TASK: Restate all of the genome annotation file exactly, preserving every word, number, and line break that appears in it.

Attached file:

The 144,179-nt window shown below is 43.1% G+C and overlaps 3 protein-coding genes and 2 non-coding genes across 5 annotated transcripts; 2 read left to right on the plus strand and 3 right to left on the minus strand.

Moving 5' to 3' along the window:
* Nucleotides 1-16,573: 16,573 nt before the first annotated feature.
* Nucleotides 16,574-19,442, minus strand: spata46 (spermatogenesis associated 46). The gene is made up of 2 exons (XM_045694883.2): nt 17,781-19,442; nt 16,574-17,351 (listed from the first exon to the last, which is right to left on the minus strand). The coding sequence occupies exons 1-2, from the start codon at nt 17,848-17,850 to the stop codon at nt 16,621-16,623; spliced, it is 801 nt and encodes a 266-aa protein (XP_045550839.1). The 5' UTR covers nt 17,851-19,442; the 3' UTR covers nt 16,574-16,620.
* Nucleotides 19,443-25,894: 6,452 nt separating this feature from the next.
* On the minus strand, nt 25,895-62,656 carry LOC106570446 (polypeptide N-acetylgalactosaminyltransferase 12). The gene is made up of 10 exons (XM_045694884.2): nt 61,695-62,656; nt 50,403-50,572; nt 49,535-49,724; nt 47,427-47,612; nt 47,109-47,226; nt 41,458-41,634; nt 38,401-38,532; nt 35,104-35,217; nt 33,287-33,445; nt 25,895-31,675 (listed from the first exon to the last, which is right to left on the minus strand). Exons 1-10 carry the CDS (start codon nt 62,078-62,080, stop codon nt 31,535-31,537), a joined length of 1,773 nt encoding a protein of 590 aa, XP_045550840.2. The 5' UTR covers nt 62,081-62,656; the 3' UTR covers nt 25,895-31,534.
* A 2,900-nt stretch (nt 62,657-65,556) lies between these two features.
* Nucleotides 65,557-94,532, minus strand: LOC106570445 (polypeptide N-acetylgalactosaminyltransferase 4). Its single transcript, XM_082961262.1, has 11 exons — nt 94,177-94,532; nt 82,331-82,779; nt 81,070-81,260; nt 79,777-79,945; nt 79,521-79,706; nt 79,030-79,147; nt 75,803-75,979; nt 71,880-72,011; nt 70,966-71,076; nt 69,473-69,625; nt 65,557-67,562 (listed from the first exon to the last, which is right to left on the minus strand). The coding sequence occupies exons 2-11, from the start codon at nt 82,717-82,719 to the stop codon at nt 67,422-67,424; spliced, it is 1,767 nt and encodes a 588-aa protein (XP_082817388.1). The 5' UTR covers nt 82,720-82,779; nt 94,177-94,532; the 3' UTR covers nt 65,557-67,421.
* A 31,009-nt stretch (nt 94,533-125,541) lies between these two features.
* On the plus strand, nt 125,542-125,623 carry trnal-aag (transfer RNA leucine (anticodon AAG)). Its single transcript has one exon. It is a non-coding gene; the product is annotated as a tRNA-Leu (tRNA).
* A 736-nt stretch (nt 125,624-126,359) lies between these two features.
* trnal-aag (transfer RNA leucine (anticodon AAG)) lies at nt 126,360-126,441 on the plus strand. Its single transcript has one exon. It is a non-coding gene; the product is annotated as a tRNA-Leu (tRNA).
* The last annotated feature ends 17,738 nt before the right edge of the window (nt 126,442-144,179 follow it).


The 144,179-nt window shown below is 43.1% G+C and overlaps 3 protein-coding genes and 2 non-coding genes across 5 annotated transcripts; 2 read left to right on the plus strand and 3 right to left on the minus strand.

Moving 5' to 3' along the window:
* Nucleotides 1-16,573: 16,573 nt before the first annotated feature.
* Nucleotides 16,574-19,442, minus strand: spata46 (spermatogenesis associated 46). The gene is made up of 2 exons (XM_045694883.2): nt 17,781-19,442; nt 16,574-17,351 (listed from the first exon to the last, which is right to left on the minus strand). The coding sequence occupies exons 1-2, from the start codon at nt 17,848-17,850 to the stop codon at nt 16,621-16,623; spliced, it is 801 nt and encodes a 266-aa protein (XP_045550839.1). The 5' UTR covers nt 17,851-19,442; the 3' UTR covers nt 16,574-16,620.
* Nucleotides 19,443-25,894: 6,452 nt separating this feature from the next.
* On the minus strand, nt 25,895-62,656 carry LOC106570446 (polypeptide N-acetylgalactosaminyltransferase 12). The gene is made up of 10 exons (XM_045694884.2): nt 61,695-62,656; nt 50,403-50,572; nt 49,535-49,724; nt 47,427-47,612; nt 47,109-47,226; nt 41,458-41,634; nt 38,401-38,532; nt 35,104-35,217; nt 33,287-33,445; nt 25,895-31,675 (listed from the first exon to the last, which is right to left on the minus strand). Exons 1-10 carry the CDS (start codon nt 62,078-62,080, stop codon nt 31,535-31,537), a joined length of 1,773 nt encoding a protein of 590 aa, XP_045550840.2. The 5' UTR covers nt 62,081-62,656; the 3' UTR covers nt 25,895-31,534.
* A 2,900-nt stretch (nt 62,657-65,556) lies between these two features.
* Nucleotides 65,557-94,532, minus strand: LOC106570445 (polypeptide N-acetylgalactosaminyltransferase 4). Its single transcript, XM_082961262.1, has 11 exons — nt 94,177-94,532; nt 82,331-82,779; nt 81,070-81,260; nt 79,777-79,945; nt 79,521-79,706; nt 79,030-79,147; nt 75,803-75,979; nt 71,880-72,011; nt 70,966-71,076; nt 69,473-69,625; nt 65,557-67,562 (listed from the first exon to the last, which is right to left on the minus strand). The coding sequence occupies exons 2-11, from the start codon at nt 82,717-82,719 to the stop codon at nt 67,422-67,424; spliced, it is 1,767 nt and encodes a 588-aa protein (XP_082817388.1). The 5' UTR covers nt 82,720-82,779; nt 94,177-94,532; the 3' UTR covers nt 65,557-67,421.
* A 31,009-nt stretch (nt 94,533-125,541) lies between these two features.
* On the plus strand, nt 125,542-125,623 carry trnal-aag (transfer RNA leucine (anticodon AAG)). Its single transcript has one exon. It is a non-coding gene; the product is annotated as a tRNA-Leu (tRNA).
* A 736-nt stretch (nt 125,624-126,359) lies between these two features.
* trnal-aag (transfer RNA leucine (anticodon AAG)) lies at nt 126,360-126,441 on the plus strand. Its single transcript has one exon. It is a non-coding gene; the product is annotated as a tRNA-Leu (tRNA).
* The last annotated feature ends 17,738 nt before the right edge of the window (nt 126,442-144,179 follow it).